So, you wake up, and see the future. It’s the same – everyday. Not that it’s a bad thing to have powers of deduction when you are caring for someone, it’s just that when the ‘everyday’ gets punctured by an unknown gremlin called catastrophe, the world you are living in wobbles – a lot! My world has been very wobbly over the past couple of years. Like most people, Covid crawled into the corners of my vision, accompanied by an unexpected poison called Putin and THE COST OF LIVING CRISIS! While all this was happening, I lost four members of my family. Granted, they were elderly and ill, but that didn’t lessen the shock, which was a bit like being hit in the mouth with a cricket ball – it left me speechless. Then, the icing on the cake was losing my special friend, Charlie. Here he is:

He was old and sick; fifteen years and suffering from doggy dementia, but still able to wag that tail and lick your hand. His demise was, strangely enough, the hardest to cope with because when you are caring, and get no respite, you need a soft, furry thing to snuggle up to, and I don’t mean a toyboy.

Caring is hard work and in the UK, there are millions of us out there, all looking after someone, quietly getting the job done without fuss, carrying on, until we collapse under the strain. Successive governments have paid lip service to the idea that unpaid, informal carers are the backbone of society, but that’s about it. I have received flowery thank you letters from important people, praising my unselfish, devotion to my husband in his ongoing hours of need. While I am flattered that they put fingers to keyboard, it seems a little disingenuous. Of course, I am extremely grateful for the help I do get, for the charities that try so hard but are strapped for cash and staff, for the kindness of friends, family and strangers, but the constant ranting by the media about the cost of social care, the attitude of this government, and their subtle avoidance of caring issues as a priority can be daunting when you are at the coal face.

I hear you ask, where does the ‘magic’ come in? You see, caring is a sort of conjuring trick. In my case, life jogged on, full of the usual ups and downs, Children needed care but grew into adults and left, the mirror told me my best years were done, and I started to accept the inevitable downward slope of ageing, determined to embrace retirement like the lady in the TV ads, with her glossy grey bob and handsome husband with the Cary Grant looks. I started to believe that was the future; full to the brim with cruises to exotic places, a move to a smart new apartment in a gated community, becoming a selective granny – only babysitting when it suited me – and taking up all sorts of thrilling hobbies, like windsurfing or cold water swimming. Never a knitting needle in sight! The magic bit came when life turned into something else. It was as if a magician came along with his wand and did this trick, turning me into a carer overnight.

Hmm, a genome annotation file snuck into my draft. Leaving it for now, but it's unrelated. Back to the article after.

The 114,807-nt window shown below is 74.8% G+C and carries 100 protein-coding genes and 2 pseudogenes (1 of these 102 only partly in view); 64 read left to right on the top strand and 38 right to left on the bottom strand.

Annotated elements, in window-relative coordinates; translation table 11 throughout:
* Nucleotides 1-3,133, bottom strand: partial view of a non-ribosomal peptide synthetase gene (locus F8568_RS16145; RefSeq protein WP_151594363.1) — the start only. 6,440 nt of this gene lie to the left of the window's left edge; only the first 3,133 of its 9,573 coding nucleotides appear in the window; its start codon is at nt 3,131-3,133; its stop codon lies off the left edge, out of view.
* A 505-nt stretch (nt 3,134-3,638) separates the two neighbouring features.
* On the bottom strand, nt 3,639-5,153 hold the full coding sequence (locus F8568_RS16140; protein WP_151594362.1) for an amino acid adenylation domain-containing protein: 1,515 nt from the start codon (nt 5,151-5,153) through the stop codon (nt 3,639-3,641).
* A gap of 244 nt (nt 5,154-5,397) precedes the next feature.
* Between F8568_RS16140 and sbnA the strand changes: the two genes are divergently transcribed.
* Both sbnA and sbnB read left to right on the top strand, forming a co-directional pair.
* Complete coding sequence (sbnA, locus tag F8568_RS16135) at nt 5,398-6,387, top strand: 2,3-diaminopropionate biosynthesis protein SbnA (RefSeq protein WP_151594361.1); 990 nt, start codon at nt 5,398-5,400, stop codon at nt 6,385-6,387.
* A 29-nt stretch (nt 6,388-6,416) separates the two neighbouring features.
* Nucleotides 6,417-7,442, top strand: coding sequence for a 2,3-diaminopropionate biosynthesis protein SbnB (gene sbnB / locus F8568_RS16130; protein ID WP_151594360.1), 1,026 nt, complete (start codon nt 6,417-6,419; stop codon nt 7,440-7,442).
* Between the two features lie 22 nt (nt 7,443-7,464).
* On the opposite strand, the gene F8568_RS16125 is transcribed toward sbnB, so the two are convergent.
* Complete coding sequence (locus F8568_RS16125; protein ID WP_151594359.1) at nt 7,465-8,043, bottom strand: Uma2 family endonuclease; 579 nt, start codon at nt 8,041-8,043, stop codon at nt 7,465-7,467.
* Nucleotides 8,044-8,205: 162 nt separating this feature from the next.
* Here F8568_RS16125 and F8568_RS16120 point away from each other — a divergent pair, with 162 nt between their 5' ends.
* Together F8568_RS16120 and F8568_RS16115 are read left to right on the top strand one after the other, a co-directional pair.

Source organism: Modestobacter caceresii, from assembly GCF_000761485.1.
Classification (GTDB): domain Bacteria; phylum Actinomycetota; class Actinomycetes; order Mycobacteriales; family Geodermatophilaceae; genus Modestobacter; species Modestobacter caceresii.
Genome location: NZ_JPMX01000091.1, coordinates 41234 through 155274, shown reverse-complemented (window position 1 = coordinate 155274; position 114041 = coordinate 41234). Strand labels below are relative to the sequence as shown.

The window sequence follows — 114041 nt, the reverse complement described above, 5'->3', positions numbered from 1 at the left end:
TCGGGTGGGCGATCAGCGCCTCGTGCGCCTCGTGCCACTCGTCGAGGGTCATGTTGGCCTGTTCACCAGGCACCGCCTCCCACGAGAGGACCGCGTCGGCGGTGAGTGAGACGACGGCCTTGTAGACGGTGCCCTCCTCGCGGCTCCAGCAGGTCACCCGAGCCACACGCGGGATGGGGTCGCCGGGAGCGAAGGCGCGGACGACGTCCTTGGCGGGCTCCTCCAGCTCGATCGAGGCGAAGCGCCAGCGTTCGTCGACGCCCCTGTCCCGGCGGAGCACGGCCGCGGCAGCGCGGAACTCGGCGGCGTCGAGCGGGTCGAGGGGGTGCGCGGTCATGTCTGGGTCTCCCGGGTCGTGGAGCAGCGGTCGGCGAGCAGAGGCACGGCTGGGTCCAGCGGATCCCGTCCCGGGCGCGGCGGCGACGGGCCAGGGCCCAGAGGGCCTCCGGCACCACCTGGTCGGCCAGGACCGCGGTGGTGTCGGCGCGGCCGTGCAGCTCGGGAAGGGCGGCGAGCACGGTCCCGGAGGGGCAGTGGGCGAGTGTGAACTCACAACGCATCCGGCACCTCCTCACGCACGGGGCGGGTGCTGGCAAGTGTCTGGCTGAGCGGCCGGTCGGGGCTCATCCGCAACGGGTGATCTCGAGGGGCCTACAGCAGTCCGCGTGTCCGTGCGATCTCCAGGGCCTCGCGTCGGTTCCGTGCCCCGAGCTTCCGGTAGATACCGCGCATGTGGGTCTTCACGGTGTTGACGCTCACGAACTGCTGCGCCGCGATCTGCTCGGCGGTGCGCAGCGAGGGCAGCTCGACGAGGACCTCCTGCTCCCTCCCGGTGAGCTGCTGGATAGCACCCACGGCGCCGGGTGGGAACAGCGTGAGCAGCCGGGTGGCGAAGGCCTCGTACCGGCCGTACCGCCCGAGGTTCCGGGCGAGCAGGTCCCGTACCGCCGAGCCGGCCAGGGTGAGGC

This is my first post on this blog. I am writing it because I need to. That may sound selfish, but those of you who are carers and are reading this will get the point. All the feelings and emotions sweeping over you in those moments of darkness at three in the morning, have to go somewhere. Counselling helps, but you have to be careful to avoid that sneaky little spook called guilt doesn’t pop up during your talk therapy session and you start worrying about the impact your woes will have on the lovely empathetic soul forced to listen to them. Another pitfall is family sympathy. When your spouse of what feels like a hundred years of marriage has a stroke, well-meaning relatives struggle to find the right words. It’s not a funeral so they can’t get away with a wreath and a sympathy card. It’s not a terminal illness, so telling you they’ve asked the vicar to say a few prayers on Sunday just doesn’t hack it. And how busy they have all become? Is there no-one who can come and sit with granddad for a couple of hours so granny can have her hair done? I’m one of the lucky ones. I do have adult children who step up when needed, and I value their involvement. It’s precious. But there are carers out there who have no help and who are too frightened or lacking in an understanding of the mirage of signposts you have to access to get support.

In this blog, I want to share with my readers my everyday preoccupations, thoughts and black moments, along with the joys and laughter, all seasoned with a good dose of humour. Do come back soon and read the next chapter! Thank you for being out there and doing what you do.